Assistant Director Directorate of Computer & Information Science & Engineering (CISE) National Science Foundation
Abstract: Advances in computer and information science and engineering are providing unprecedented opportunities for research and education. My talk will begin with an overview of CISE activities and programs at the National Science Foundation and include a discussion of current trends that are shaping the future of our discipline. I will also discuss the opportunities as well as the challenges that lay ahead for our community and for CISE.
Speaker Bio: Dr. Jim Kurose is an Assistant Director of the National Science Foundation (NSF), where he leads the Directorate for Computer and Information Science and Engineering (CISE). With an annual budget of more than $900 million, CISE’s mission is to uphold the nation's leadership in scientific discovery and engineering innovation through its support of fundamental research in computer and information science and engineering and transformative advances in cyberinfrastructure. Dr. Kurose is on leave from the University of Massachusetts, Amherst, where he is a Distinguished Professor in the College of Information and Computer Sciences. His research interests include network protocols and architecture, network measurement, sensor networks, multimedia communication, and modeling and performance evaluation. He has received a number of awards for his research and teaching, including several conference best paper awards, the IEEE Infocom Achievement Award, the ACM Sigcomm Lifetime Achievement Award, the ACM Sigcomm Test of Time Award, several outstanding teacher awards, and the IEEE/CS Taylor Booth Education Medal. With Keith Ross, he is the co-author of the textbook, Computer Networking, a top down approach (7th edition). Dr. Kurose received his Ph.D. in computer science from Columbia University and a BA degree in physics from Wesleyan University. He is a Fellow of the Association for Computing Machinery (ACM) and the Institute of Electrical and Electronic Engineers (IEEE).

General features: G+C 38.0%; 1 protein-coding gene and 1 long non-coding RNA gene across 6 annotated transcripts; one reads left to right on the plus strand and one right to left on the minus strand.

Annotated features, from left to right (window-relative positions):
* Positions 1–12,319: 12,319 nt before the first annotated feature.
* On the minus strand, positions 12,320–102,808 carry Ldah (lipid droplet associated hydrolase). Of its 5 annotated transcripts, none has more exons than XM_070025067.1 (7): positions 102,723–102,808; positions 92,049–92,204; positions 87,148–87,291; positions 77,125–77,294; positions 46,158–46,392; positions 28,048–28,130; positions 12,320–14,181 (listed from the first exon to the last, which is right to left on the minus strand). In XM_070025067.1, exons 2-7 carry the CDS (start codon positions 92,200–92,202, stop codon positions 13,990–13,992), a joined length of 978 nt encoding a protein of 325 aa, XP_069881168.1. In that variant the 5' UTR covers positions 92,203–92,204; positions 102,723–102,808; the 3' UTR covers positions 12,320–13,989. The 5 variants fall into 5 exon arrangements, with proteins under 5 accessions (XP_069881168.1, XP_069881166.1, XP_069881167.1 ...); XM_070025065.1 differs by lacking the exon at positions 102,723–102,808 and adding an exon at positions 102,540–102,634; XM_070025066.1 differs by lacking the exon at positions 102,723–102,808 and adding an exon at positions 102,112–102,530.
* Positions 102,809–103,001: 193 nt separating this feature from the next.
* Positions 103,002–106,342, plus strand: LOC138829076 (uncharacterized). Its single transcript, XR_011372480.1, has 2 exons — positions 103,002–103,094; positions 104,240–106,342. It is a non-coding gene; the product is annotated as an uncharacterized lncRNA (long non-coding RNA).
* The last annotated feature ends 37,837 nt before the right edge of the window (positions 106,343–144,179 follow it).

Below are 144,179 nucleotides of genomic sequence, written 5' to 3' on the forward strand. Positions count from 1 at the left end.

The Armstrong Memorial Lecture Series
This series of lectures offered by the Department of Electrical Engineering at Columbia University in New York is named in honor of Edwin Howard Armstrong, 1890-1954, a pre-eminent electrical engineer, who through his extraordinary inventions, FM radio among them, contributed immeasurably to the advancement of wireless communications and broadcasting. He spent his entire career in the department - first as a student and later as a professor.